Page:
To the Chambord tart I added fresh blackberries.

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Lemon Cream

I wish someone would have told me about Lemon Cream earlier in life.  It is a bit like lemon curd but silky and smooth.  You can use it in a variety of ways.  Since I have been into tarts lately, I made a lemon cream tart.  However, you could use it in between layers in  cake or use it in a pie.  With a little imagination, I am sure you could find plenty of uses for this delicious sweet.  If you are a fan of lemon, you need to try this recipe.

The recipe is actually a little easier than it sounds, but you need to have about 30 solid minutes where you won’t be interrupted to make the cream.  It is a bit temperamental and you need a thermometer, a double boiler, a fine strainer, and either a blender or a food processor.  I almost did not make it yesterday because I thought it seemed like too much trouble, but I am glad that I did it.  It is worth the work.

Ingredients:

I cup sugar

Zest of 3 lemons

4 large eggs

3/4 cup lemon juice (about 4 lemons)

2 sticks, plus 5 tablespoons butter (I know that is a lot of butter), cut into tablespoon sized pieces

Have all your equipment ready: food processor, strainer, thermometer.

Bring a few inches of water to a boil in a sauce pan.  Get a heatproof bowl that fits into the top of the pan.  This will make the double boiler.  Do not put the bowl on the heat yet.  Put the sugar and the zest into the bowl.  Using your fingers, rub the zest and the sugar together until fragrant.  Whisk in the eggs and lemon juice.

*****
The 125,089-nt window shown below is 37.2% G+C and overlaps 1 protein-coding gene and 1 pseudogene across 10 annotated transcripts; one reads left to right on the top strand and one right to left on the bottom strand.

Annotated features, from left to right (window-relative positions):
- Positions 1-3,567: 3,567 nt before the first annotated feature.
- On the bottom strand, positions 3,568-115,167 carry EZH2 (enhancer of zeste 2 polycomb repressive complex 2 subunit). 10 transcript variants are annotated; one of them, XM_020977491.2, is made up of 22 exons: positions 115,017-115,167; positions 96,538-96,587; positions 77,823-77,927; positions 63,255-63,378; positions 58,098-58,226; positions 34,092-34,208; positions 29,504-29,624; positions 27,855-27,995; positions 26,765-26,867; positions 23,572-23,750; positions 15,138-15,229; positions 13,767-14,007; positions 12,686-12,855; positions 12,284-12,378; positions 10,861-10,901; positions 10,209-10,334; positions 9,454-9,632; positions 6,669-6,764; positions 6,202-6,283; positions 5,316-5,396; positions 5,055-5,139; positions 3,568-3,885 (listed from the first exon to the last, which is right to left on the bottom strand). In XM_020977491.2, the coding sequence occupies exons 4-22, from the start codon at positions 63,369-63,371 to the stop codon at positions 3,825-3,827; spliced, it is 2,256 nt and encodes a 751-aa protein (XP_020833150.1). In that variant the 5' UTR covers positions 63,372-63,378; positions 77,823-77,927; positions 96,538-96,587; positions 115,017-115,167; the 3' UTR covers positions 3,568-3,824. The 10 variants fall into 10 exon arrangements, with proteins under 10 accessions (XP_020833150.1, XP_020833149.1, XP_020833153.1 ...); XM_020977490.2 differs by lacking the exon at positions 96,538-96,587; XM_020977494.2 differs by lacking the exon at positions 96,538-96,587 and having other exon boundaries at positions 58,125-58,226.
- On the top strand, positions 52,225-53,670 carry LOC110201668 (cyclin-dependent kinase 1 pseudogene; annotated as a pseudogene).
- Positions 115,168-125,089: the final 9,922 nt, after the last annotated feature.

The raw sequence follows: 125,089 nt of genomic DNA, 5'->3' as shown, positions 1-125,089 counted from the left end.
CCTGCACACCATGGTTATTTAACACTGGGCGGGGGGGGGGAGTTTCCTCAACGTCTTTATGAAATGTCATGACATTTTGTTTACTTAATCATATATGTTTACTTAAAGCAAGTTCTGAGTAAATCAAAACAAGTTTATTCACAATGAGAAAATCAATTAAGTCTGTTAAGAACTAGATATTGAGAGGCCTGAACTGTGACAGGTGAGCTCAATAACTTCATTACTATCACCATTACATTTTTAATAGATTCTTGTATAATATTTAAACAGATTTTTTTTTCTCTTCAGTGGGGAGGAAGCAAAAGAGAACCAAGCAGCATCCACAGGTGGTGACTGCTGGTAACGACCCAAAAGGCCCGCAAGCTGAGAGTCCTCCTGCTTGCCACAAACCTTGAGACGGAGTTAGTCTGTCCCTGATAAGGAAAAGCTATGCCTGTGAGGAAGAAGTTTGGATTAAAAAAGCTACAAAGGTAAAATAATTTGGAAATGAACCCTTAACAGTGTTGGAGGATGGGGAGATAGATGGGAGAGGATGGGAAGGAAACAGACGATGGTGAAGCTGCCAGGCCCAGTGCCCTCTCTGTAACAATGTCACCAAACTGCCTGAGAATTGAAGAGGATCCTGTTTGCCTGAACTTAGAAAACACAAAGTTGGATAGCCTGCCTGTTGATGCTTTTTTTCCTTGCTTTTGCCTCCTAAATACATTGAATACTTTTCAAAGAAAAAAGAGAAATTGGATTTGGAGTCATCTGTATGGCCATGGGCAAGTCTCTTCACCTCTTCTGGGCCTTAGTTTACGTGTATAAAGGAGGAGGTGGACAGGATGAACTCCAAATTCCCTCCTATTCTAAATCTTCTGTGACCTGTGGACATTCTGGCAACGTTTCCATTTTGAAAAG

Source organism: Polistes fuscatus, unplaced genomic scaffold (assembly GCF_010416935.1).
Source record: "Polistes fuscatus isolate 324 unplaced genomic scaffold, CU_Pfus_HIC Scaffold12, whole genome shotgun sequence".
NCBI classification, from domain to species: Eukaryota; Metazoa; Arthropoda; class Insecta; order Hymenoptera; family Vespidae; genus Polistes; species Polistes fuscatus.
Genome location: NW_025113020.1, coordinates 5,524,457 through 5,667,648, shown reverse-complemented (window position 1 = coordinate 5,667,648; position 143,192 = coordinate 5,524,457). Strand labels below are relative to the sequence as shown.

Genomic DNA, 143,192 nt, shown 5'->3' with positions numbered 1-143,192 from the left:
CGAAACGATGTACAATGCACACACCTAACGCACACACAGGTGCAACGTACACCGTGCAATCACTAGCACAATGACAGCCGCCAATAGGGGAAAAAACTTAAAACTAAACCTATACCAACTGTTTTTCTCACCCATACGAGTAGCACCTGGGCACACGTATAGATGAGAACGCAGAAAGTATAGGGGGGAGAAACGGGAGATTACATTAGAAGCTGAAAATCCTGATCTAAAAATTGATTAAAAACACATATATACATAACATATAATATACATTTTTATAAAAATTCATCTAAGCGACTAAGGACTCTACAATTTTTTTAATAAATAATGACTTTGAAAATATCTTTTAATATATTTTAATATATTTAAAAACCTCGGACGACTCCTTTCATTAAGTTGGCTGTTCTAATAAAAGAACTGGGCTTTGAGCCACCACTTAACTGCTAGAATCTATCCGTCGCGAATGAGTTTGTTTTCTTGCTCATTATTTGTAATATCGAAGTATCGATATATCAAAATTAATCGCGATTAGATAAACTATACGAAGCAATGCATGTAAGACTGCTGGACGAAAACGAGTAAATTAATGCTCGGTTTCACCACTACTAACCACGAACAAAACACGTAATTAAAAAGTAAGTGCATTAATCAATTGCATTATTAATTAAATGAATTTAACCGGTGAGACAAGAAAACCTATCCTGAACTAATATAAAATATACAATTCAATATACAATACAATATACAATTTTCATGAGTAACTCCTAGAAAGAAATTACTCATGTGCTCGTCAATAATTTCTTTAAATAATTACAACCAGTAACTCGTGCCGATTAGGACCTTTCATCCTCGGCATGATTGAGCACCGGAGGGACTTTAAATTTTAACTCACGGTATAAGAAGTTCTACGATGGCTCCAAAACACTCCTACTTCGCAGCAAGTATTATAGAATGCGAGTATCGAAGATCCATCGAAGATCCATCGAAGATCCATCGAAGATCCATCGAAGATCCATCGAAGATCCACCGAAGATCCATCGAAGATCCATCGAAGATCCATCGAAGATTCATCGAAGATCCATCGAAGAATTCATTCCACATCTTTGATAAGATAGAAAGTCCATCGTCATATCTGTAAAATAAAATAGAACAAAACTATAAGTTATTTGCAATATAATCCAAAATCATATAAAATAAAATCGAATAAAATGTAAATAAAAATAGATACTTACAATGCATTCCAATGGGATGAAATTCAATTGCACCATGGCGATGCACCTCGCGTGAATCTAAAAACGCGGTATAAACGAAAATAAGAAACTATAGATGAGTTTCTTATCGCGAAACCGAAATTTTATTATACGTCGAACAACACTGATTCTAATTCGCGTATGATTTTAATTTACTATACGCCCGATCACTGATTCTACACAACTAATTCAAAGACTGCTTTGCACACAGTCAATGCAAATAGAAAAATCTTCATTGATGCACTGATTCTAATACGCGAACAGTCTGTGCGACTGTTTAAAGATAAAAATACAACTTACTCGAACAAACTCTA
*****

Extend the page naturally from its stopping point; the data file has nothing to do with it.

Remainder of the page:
Now set the bowl over the saucepan.  Attach the instant thermometer.

My thermometer didn’t attach to the side, so I tried to tape it.  That really didn’t work very well.  I will do something different next time.  It kept falling off.  This is the part that is a little tough because you need to stir until the mixture reaches 180 degrees.  As it gets closer to 180 degrees it will thicken.  Once you hit that mark, take if off the heat and strain it into the food processor/blender.

The cream is thick at this point so it take a little work go get it through the strainer, but you want to get the zest out of it.  I used a spatula to push it through the strainer.  Now once the cream has cooled to 140 degrees, which for me was very quick, turn on the processor and add the butter about 5 pieces at a time.  This is the step that actually makes the cream creamy.

Let it blend for three minutes after the butter has all been added.  Remove the cream from the processor and put it in a bowl.  Refrigerate for at least 4 hours to set it.